Suspect In Fires At Three Black Churches In Louisiana Is Charged With Hate Crimes & Denied Bail
The suspect is the son of a sheriff's deputy in St. Landry Parish, where the church burnings took place.
The man suspected of burning three black churches in Louisiana is now facing hate crime charges on top of the arson charges he received after being arrested on Thursday.
Holden Matthews, the suspect of the church burnings, has plead not guilty to all the charges. He has also been denied bail. According to the New York Times, the additional hate crime charges were filed against Matthews by Earl Taylor, the district attorney for St. Landry Parish.
Louisiana's hate crime statute carries a maximum five-year sentence. Matthews was already facing three counts of simple arson charges, each carrying a maximum sentence of 15 years in prison.
The fires, which occurred between March 26 and April 4, have been investigated by the Louisiana State Fire Marshal’s Office. The Bureau of Alcohol, Tobacco, Firearms and Explosives (ATF), FBI, Louisiana State Police, Louisiana Attorney General’s Office, St. Landry Parish Sheriff’s Office, and several other local agencies have also been helping with the investigation.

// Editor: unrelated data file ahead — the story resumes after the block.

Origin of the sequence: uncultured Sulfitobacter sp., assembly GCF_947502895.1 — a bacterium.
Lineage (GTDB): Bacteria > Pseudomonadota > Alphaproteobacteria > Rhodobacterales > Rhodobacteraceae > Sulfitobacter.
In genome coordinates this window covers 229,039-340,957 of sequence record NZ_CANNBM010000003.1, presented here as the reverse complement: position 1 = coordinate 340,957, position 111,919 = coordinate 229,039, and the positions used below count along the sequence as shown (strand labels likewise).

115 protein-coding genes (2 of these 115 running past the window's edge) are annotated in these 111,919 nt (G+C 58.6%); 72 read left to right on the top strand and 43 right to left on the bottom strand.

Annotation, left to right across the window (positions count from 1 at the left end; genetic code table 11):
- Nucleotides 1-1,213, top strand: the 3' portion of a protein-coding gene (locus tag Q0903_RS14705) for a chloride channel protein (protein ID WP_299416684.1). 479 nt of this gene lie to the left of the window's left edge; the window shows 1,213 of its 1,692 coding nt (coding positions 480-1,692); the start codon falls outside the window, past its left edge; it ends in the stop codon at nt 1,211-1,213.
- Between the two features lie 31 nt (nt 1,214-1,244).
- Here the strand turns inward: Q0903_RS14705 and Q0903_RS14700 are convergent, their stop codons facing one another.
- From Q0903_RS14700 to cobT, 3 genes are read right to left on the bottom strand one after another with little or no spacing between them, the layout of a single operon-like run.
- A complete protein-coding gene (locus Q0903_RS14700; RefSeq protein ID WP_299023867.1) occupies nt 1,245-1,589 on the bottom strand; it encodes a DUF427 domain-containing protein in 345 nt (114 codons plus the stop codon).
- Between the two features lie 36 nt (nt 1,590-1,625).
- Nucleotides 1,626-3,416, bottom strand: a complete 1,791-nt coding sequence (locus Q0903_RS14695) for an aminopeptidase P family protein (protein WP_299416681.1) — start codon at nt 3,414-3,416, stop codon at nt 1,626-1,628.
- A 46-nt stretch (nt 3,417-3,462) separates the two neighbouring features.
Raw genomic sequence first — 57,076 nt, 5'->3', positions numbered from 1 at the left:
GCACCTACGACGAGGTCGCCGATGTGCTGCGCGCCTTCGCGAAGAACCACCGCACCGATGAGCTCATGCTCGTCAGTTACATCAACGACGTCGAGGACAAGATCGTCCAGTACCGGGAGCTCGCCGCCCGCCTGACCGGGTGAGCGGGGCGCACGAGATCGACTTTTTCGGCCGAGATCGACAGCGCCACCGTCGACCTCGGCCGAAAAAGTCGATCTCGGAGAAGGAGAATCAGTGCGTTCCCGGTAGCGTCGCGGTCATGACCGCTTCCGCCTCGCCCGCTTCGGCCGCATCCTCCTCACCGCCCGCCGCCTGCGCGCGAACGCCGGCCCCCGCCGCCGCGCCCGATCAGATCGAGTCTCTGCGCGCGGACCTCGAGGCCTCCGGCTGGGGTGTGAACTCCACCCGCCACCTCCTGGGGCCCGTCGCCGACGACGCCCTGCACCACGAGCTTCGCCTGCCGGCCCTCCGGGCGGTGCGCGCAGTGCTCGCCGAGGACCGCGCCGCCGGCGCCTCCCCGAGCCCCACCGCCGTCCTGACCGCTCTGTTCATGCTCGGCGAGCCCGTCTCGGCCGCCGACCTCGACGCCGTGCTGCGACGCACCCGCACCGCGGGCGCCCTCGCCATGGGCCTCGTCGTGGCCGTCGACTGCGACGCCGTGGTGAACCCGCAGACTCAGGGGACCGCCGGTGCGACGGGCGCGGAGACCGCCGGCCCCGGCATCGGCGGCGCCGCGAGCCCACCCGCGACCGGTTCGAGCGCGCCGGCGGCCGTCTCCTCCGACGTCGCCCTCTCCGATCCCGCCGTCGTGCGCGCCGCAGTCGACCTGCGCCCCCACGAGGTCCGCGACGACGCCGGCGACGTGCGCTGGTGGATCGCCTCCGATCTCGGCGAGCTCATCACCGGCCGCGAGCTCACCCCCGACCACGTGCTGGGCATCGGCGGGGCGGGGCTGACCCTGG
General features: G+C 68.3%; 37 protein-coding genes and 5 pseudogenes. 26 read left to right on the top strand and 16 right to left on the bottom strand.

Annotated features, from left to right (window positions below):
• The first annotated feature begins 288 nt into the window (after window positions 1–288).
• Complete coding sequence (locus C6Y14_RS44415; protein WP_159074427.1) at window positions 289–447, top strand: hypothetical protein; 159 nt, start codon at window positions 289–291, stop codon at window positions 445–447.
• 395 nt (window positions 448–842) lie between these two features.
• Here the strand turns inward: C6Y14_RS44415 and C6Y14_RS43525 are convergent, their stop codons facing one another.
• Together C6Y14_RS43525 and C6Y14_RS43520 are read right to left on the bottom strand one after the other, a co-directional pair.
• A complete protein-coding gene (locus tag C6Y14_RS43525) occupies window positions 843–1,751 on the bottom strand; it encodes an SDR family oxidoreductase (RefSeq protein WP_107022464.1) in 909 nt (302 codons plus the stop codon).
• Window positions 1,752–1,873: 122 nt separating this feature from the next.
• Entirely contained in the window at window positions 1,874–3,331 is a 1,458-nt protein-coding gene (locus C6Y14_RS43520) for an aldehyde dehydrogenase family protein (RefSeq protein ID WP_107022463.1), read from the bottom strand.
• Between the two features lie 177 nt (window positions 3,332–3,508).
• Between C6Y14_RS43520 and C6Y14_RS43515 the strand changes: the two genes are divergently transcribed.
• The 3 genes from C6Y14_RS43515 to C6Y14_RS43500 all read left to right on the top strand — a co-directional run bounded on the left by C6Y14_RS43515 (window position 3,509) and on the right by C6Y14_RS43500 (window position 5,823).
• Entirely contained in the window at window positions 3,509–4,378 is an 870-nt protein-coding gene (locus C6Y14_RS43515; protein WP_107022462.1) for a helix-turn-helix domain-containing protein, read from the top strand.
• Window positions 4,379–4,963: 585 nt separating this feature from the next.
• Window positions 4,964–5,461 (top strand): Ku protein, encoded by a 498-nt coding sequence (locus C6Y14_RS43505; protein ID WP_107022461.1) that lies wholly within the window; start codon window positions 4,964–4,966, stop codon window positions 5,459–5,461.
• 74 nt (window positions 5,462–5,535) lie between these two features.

The St. Mary Baptist Church in the community of Port Barre, and Greater Union Baptist Church and Mount Pleasant Baptist Church in Opelousas, were destroyed from the fires. All three churches were well over a hundred years old.
The 21-year-old Matthews is the son of a St. Landry Parish Deputy, but his father did not turn him in to deputies.
Source: New York Times